Women in Beef: Marnie Caldwell
What I Am by Marnie Caldwell
What I am is as much a product of my mother as of my father. Most people in agriculture will say they learned the trade from their father. My Momma kind of threw that notion to the side. My mother was a stay at home Mom. And while that title for many implies staying at home and raising children, for us it simply meant we were drug from one farming event to the next. The seasons dictated where we "hung out". In the spring, we played in the lambing barn while my Mom took care of the sheep. In the summer, we played in the bed of a truck, shaded by the trees along the hay fields my Mom raked. In the fall we had chute side sword fights with sorting sticks on castrating and de-horning days, while Mom doled out vaccines and worked calves. As we got older, farming became less of a spectator sport and a whole lot more of "hey, come over here and do this." My sister and I were the oldest of our clan, so we graduated to these responsibilities sooner than our brother and our younger cousins. I know that it was because of my Mother's hard work that my Dad saw no difference between my sister and I and our brother. He only saw that our legs were long enough to reach the clutch.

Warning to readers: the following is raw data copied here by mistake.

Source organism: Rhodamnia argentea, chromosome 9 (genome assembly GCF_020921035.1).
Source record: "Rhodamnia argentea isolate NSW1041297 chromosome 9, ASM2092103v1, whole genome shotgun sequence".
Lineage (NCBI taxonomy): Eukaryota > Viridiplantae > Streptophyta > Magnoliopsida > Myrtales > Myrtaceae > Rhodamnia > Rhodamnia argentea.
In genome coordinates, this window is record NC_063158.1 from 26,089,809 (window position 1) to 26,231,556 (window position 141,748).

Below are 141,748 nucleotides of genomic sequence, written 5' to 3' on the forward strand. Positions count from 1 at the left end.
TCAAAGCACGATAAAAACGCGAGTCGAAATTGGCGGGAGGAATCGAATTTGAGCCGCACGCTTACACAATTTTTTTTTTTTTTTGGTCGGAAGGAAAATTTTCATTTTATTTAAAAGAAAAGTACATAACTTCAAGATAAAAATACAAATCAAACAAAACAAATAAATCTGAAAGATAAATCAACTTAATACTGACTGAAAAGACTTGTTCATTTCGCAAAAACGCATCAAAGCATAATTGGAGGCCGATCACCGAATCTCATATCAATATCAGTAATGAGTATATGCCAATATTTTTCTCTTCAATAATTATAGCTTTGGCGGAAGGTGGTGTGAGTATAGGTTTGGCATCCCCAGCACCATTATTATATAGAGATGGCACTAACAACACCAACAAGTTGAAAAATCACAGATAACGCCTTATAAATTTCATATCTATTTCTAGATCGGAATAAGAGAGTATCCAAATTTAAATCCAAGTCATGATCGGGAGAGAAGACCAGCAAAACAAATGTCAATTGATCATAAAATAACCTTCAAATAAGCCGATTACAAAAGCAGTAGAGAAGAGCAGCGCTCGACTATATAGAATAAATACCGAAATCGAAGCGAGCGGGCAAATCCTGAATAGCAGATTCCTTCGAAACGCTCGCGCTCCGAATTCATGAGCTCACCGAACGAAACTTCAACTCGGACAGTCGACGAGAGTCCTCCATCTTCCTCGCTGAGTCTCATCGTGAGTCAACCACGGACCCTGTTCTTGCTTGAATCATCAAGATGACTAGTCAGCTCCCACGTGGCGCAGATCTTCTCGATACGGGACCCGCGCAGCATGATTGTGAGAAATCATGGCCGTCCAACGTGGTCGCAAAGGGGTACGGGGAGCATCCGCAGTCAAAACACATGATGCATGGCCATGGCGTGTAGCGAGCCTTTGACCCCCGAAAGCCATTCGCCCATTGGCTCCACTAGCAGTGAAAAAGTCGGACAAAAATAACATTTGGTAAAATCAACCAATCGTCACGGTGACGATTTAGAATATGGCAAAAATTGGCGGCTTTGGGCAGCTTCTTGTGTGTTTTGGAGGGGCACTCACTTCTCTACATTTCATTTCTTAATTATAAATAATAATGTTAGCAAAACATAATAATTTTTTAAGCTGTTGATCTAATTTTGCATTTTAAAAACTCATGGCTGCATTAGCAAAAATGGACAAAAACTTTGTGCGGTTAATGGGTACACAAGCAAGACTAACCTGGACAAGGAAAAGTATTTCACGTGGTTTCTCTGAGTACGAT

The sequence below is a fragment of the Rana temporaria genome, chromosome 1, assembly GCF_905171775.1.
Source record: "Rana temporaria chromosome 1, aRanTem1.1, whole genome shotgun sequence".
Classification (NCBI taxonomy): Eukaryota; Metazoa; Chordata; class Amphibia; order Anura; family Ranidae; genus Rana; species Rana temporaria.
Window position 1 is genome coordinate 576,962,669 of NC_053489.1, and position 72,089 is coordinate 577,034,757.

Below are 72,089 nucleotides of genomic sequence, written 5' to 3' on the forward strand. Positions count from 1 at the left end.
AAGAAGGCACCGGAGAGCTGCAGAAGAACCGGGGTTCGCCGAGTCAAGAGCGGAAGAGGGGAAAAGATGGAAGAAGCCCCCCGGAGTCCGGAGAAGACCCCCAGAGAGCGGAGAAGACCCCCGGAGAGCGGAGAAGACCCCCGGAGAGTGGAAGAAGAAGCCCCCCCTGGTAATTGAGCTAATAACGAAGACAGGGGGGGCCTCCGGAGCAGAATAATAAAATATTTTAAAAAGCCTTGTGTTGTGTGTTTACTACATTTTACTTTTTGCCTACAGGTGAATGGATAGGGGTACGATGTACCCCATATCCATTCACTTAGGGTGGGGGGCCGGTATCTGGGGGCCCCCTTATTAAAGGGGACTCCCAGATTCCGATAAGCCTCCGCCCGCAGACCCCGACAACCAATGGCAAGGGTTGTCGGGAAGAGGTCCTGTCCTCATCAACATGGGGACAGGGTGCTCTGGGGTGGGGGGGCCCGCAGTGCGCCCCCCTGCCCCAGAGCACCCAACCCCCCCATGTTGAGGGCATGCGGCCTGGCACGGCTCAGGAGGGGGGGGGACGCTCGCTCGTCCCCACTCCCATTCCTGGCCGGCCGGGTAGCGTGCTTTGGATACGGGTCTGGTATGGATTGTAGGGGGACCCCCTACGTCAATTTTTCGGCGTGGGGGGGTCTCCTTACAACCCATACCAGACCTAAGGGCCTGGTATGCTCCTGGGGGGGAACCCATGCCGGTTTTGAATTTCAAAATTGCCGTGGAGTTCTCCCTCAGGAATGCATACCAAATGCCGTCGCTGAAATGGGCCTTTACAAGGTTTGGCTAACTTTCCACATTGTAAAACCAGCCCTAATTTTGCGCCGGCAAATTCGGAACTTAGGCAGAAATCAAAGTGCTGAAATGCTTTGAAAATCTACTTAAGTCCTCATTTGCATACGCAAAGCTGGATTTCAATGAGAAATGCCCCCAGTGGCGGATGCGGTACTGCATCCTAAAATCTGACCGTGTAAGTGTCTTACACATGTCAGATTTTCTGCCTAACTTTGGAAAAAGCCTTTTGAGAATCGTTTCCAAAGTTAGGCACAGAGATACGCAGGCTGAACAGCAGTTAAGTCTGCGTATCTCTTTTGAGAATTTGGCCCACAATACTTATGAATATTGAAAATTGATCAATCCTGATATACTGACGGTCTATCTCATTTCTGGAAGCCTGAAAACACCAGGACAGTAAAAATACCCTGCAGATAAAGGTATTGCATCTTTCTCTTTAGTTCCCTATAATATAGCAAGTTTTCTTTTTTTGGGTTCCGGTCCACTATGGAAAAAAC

I can remember the first time my Dad set us loose on our own doing field work. My sister and I were around 12 and 10 and Dad had two haybines and a big hay field. He took us each twice around the field and left us to it, while he went and moved all the other equipment in place. I don't know where my brother and cousins were, probably antagonizing a cat some where, at least it wasn't us. Since then I have worked for several different outfits, and while at first they may have thought "oh, this gal won't last long at all". I'd like to think that I changed a few perceptions about women in agriculture and I hope that I am teaching my daughters that anything is possible. I hope that they are learning that you don't have to complain and make a fuss to get attention, just do your job and do it well, soon enough they'll all stand up and take note. Women aren't as physically equipped for this job as our cowboy counter parts but my Momma taught me that effort trumps strength every day of the week.